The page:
The first issue to be resolved on the appeal is whether or not the Appellant's civil action against the Appellee for support of a child is barred by the double jeopardy clause of the Fifth Amendment to the United States Constitution, as a result of the prior dismissal of her criminal action against the Appellee for neglect to support the same child. It has been long-established in our law that a criminal prosecution does not bar a subsequent civil or administrative proceeding based upon the same set of facts, nor does a judgment rendered therein have any probative value in subsequent proceedings beyond the mere fact of its rendition. See Nowack v. Orange, 349 Pa. 217, 36 A.2d 781 (1944); Commonwealth v. Funk, 323 Pa. 390, 186 A. 65 (1936). In Helvering v. Mitchell, 303 U.S. 391, 58 S. Ct. 630, 82 L. Ed. 917 (1937), the Supreme Court held that Congress could impose civil and criminal sanctions with respect to the same act or omission as the double jeopardy clause of the Fifth Amendment merley prohibits a second criminal punishment for the same offense. While the Appellee contended that the original non-support proceeding instituted by the Appellant was only "quasi-criminal", and not criminal, we can perceive no purpose in resolving the distinction, as the prohibition against double jeopardy provides no further support for the Appellee's position, even if it were considered to be quasi-criminal *91 The mere fact that the Appellant's instant action is clearly civil precludes any application of the rule against double jeopardy.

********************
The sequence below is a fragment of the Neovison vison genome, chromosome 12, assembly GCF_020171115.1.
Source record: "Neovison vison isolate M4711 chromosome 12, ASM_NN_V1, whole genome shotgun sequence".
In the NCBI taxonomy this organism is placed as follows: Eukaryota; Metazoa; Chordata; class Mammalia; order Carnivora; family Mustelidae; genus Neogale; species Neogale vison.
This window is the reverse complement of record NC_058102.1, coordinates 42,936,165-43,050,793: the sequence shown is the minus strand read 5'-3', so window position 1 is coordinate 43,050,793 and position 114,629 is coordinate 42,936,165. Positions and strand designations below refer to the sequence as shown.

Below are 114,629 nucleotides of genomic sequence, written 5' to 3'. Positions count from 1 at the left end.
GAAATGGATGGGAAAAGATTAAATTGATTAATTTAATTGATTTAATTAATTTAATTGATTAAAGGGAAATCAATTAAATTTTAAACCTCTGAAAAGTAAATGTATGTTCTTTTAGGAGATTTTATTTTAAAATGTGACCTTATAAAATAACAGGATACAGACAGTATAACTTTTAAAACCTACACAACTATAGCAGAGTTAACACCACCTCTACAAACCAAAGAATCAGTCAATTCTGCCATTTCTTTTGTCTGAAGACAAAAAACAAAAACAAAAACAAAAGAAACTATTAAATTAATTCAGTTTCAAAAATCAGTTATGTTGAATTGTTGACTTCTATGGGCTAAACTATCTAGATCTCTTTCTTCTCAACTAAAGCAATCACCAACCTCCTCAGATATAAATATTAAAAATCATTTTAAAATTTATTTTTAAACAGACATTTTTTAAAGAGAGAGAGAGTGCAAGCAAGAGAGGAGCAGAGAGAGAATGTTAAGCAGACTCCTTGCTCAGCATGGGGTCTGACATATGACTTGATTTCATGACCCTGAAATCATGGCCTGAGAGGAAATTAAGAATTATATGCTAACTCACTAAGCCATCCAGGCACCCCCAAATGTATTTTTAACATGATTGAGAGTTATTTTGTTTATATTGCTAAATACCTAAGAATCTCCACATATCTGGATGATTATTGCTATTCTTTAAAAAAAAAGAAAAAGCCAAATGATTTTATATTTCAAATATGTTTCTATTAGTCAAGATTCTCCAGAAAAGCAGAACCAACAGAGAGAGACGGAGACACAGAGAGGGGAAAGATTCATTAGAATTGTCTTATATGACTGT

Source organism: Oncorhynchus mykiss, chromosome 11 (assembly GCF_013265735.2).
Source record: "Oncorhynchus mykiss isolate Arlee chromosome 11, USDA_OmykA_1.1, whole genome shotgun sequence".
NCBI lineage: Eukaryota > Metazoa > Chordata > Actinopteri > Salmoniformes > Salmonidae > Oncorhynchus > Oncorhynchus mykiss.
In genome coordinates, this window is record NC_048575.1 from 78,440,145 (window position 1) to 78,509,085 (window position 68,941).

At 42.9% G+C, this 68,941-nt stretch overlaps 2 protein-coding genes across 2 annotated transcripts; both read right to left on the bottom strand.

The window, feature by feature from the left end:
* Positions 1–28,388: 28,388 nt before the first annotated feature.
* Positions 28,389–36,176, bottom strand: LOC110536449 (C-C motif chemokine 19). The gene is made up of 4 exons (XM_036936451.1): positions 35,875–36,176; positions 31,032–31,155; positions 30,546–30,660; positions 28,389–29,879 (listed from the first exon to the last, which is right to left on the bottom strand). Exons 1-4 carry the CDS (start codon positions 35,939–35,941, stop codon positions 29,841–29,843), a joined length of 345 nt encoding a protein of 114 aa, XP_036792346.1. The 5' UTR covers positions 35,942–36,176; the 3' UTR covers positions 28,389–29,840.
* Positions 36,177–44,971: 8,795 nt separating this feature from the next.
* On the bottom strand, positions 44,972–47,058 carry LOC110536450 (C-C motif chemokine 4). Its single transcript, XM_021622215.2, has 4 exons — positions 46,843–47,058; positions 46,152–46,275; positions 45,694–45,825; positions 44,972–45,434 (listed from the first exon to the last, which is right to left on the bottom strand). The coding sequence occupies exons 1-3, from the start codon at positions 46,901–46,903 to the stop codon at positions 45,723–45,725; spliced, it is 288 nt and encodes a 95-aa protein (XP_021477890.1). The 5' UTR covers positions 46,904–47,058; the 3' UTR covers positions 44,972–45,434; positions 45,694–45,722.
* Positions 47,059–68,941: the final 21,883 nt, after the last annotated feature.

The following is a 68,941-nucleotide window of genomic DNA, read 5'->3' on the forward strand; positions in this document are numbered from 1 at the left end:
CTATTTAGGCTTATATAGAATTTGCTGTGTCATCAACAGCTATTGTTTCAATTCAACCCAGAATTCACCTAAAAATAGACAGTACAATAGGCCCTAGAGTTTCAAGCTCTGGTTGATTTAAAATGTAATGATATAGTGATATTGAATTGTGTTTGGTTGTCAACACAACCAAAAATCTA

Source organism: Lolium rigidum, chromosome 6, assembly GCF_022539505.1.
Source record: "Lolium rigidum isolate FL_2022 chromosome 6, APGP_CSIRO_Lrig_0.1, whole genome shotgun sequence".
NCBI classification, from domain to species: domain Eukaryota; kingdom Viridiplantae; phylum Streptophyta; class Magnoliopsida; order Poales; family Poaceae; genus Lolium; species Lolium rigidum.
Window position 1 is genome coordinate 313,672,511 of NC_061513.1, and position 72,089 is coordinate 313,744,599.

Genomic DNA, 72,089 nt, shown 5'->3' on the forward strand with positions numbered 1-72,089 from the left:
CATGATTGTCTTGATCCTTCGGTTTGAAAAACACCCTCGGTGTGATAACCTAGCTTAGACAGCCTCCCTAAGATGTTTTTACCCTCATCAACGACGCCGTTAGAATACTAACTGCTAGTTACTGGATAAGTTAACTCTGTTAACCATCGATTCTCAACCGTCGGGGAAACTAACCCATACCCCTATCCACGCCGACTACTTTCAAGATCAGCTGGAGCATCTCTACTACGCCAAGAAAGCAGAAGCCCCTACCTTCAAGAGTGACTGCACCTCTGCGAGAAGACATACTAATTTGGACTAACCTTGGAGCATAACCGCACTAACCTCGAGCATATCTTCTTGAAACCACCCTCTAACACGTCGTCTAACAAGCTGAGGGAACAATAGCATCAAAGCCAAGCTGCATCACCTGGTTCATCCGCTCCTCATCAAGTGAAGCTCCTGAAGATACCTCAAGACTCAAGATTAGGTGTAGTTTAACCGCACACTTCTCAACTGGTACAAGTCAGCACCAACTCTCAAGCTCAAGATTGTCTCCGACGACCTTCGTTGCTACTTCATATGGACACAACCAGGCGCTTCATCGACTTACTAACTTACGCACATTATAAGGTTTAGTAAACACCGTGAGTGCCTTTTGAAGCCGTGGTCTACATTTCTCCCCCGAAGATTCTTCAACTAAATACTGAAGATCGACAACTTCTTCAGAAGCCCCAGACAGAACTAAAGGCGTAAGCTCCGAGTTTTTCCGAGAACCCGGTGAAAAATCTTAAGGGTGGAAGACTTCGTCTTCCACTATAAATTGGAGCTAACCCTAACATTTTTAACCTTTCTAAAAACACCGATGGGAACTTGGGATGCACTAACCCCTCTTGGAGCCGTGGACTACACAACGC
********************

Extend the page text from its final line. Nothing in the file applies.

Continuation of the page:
We next examine the Appellee's claims that the doctrines of res judicata and collateral estoppel provide support for the dismissal of the Appellant's civil support action. "Res judicata literally means a matter adjudged or a thing judicially acted upon or decided. From long usage it has come to encompass generally the effect of one judgment upon a subsequent trial or proceeding. Two quite distinct aspects are included: first, the effect of a judgment in a subsequent action between the parties based upon the same cause of action; second, the effect on the parties in a trial on a different cause of action." McCarthy v. Township of McCandless, 7 Pa.Cmwlth. 611, 616-617, 300 A.2d 815, 819 (1973) (footnote omitted; emphasis in original). The first effect is known as merger and bar, "technical" res judicata, or simply "res judicata"; the second is known as collateral estoppel. Martin v. Poole, 232 Pa.Super. 263, 268, 336 A.2d 363, 366 (1975). For res judicata to apply, there must be a concurrence of four conditions: (1) Identity in the thing sued upon or for; (2) Identity of the cause of action; (3) Identity of persons and parties to the action; and (4) Identity of the quality or capacity of the parties suing or sued. Stevenson v. Silverman, 417 Pa. 187, 190, 208 A.2d 786, 787-788 (1965), cert. denied, 382 U.S. 833, 86 S. Ct. 76, 15 L. Ed. 2d 76 (1965). A judgment on the merits in a prior suit involving the same parties or their privies, under the doctrine of res judicata, bars a second suit based upon the same cause of action, while under the doctrine of collateral estoppel, such judgment precludes relitigation of issues actually litigated and determined in the prior suit, regardless of whether it was based upon the same cause of action as the second suit. Lawlor v. National Screen Service Corp., 349 U.S. 322, 75 S. Ct. 865, 99 L. Ed. 1122 (1955). In the instant situation, neither doctrine provides support for the Appellee's position. It is well-established that if particular conduct constitutes a crime and is also a ground for civil *92 liability, an acquittal in a trial for the criminal offense does not bar the institution of a civil action, nor even constitute evidence of innocence in the civil action, upon the rationale that proof must be established beyond a reasonable doubt in the criminal case, while in civil cases, a preponderance of the evidence will suffice. See Helvering v. Mitchell, supra; Commonwealth v. Funk, supra; Commonwealth v. Royer, 213 Pa.Super. 17, 245 A.2d 716 (1968); See also Simpson v. Robinson, 238 Pa.Super. 555, 361 A.2d 387 (1976) concerning the question of the admissibility of evidence of the criminal acquittal in subsequent civil proceedings. Thus, the doctrines of res judicata and collateral estoppel provide no support for the lower court's dismissal of Appellant's civil action.